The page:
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Latin

Lingua Ratina!

"Lingua Ratina!"
"Ratin!"

I always warn people against using machine translators to translate English to Latin. These things are hopeless. In fact, a popular Latin-language forum warns visitors:

Do not use internet translators for Latin.
THEY ARE INVARIABLY WRONG


Please do not post results of these translators. It is impossible to know what the intended meaning was. If you defile our forum with this refuse, your thread may be locked or deleted. You are better off just providing what you would like translated in English.

If you have tattooed yourself with one of these translations, and you would like confirmation that it is wrong, you may post to this thread. We will leave any mistranslations on the thread to serve as a warning to others.

I would go so far as to say "always wrong," but I am going by personal experience.

At any rate, this translator-itis seems to have affected those who should know better. I found this tidbit at the Railgun entry at Wikipedia:

They gave the project the Latin motto "Velocitas Eradico", which they translate as "Speed Destroys" but can more accurately be translated "I am speed and I destroy," or similar.

The official translation is just plain wrong, and the second one is suboptimal.

Eradico is the first person, singular, present, indicative, active of eradicare, "to eradicate" or "to destroy" (obviously, we get the English word eradicate from this Latin verb). And so it means "I eradicate" or "I destroy."

Velocitas is either the nominative singular or vocative singular of velocitas, "speed." This form of the word means either "speed" as the subject of a sentence, or it means "Oh speed" as a direct address (that is, speaking to it as if it were a person).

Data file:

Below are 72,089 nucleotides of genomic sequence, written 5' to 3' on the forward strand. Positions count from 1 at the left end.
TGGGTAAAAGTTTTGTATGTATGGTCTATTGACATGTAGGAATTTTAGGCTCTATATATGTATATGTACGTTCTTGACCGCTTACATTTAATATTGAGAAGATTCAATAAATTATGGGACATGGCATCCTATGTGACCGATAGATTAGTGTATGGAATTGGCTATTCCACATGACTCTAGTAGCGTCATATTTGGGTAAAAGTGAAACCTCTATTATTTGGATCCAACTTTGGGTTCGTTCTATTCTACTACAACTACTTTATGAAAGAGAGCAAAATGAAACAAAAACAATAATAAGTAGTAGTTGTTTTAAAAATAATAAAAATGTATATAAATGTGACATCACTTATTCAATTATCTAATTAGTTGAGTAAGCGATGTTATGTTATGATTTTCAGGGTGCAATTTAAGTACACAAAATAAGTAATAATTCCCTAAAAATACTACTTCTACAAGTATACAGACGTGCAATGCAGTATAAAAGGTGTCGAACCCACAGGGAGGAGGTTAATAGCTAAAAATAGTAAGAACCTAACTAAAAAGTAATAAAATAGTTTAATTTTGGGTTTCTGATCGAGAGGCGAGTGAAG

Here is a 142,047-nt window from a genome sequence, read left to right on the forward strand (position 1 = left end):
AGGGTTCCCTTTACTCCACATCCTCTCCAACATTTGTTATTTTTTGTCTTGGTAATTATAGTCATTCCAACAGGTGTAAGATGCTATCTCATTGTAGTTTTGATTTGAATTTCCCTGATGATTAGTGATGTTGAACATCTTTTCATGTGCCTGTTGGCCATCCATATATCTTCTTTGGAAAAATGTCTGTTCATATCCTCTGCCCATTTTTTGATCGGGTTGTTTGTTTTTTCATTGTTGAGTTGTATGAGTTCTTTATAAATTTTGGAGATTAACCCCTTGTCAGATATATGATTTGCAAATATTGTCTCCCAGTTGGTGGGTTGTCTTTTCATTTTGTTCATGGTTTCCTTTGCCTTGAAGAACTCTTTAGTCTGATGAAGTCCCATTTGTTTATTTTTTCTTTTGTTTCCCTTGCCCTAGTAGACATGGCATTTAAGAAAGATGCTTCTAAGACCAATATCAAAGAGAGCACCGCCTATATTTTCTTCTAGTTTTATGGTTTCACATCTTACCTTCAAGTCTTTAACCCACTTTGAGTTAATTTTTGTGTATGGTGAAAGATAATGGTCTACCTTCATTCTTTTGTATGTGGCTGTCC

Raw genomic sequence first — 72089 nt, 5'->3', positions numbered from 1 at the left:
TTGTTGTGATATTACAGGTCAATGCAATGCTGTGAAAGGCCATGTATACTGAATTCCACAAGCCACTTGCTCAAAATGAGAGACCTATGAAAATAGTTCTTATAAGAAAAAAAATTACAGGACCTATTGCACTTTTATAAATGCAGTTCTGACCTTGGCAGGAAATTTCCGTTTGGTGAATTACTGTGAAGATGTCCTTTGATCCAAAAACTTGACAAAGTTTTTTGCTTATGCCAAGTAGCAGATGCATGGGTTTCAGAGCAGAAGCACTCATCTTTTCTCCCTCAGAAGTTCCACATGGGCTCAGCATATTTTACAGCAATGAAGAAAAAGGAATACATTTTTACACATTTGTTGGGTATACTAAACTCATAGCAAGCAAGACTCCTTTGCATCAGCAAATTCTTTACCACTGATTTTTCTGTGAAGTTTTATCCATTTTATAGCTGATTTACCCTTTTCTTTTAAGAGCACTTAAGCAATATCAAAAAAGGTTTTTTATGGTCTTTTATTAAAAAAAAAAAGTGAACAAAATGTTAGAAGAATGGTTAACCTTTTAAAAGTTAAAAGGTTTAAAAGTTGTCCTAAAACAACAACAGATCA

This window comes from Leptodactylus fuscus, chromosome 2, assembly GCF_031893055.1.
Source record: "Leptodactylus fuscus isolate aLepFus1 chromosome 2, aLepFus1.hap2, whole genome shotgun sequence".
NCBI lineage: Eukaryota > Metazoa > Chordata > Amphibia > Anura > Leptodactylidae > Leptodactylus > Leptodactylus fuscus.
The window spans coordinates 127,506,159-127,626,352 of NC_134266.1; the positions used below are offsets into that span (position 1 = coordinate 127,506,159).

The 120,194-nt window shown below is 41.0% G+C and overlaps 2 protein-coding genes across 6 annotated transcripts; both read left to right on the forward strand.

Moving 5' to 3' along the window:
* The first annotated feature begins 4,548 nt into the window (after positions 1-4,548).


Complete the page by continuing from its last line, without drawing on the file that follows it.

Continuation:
Velocitas Eradico could mean either "I, Speed, Eradicate" (indicating that Speed, as a personication, is doing the eradicating) or "Oh Speed, I Eradicate" (indicating that the one doing the eradicating is speaking to Speed as a personification). But it could never mean "Speed Destroys."

If we want to use the same noun and verb, "Speed Destroys" should be

Velocitas Eradicat

Eradicat is the third person, singular, present, indicative, active of eradicare, and so it means "[he, she, it] destroys."

"I am speed and I destroy" could be rendered in various ways, including Velocitas Sum et Eradico or perhaps Velocitas et Eradico (if we wanted to omit the verb, as mottos tend to do).

The Velocitas Eradico that we have very likely is the product of one of those machine translators. I have no idea which one was used, but I can say that the ones I used online translate "Speed Destroys" in horrible ways: e.g. Aliquam corrumpit, Volo Attero. Yuck!

So, yeah, caveat factor sententiarum!

But it really is a shame that the bad Latin is on the seal. Couldn't they have just paid some Latinist $5 to get a first-semester-level Latin translation?
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Sailor Saturn/Hotaru Tomoe

November 2013

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